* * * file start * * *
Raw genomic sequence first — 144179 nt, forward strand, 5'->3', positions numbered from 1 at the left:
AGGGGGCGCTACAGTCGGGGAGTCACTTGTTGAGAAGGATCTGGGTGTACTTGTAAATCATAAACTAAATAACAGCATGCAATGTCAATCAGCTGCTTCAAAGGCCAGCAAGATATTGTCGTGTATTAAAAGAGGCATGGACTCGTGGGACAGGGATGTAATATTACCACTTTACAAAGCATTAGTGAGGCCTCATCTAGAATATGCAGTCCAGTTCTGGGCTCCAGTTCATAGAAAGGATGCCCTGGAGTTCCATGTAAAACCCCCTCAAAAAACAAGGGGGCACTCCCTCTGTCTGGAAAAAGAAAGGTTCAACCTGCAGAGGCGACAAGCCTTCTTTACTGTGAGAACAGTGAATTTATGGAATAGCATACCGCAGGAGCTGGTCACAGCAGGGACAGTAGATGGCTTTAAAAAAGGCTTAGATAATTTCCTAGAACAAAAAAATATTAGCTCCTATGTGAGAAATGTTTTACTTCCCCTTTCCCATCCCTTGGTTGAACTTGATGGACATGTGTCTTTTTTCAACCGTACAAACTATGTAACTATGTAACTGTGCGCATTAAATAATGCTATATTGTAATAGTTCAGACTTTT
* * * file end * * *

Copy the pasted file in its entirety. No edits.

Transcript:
Raw genomic sequence first — 144179 nt, forward strand, 5'->3', positions numbered from 1 at the left:
AGGGGGCGCTACAGTCGGGGAGTCACTTGTTGAGAAGGATCTGGGTGTACTTGTAAATCATAAACTAAATAACAGCATGCAATGTCAATCAGCTGCTTCAAAGGCCAGCAAGATATTGTCGTGTATTAAAAGAGGCATGGACTCGTGGGACAGGGATGTAATATTACCACTTTACAAAGCATTAGTGAGGCCTCATCTAGAATATGCAGTCCAGTTCTGGGCTCCAGTTCATAGAAAGGATGCCCTGGAGTTCCATGTAAAACCCCCTCAAAAAACAAGGGGGCACTCCCTCTGTCTGGAAAAAGAAAGGTTCAACCTGCAGAGGCGACAAGCCTTCTTTACTGTGAGAACAGTGAATTTATGGAATAGCATACCGCAGGAGCTGGTCACAGCAGGGACAGTAGATGGCTTTAAAAAAGGCTTAGATAATTTCCTAGAACAAAAAAATATTAGCTCCTATGTGAGAAATGTTTTACTTCCCCTTTCCCATCCCTTGGTTGAACTTGATGGACATGTGTCTTTTTTCAACCGTACAAACTATGTAACTATGTAACTGTGCGCATTAAATAATGCTATATTGTAATAGTTCAGACTTTT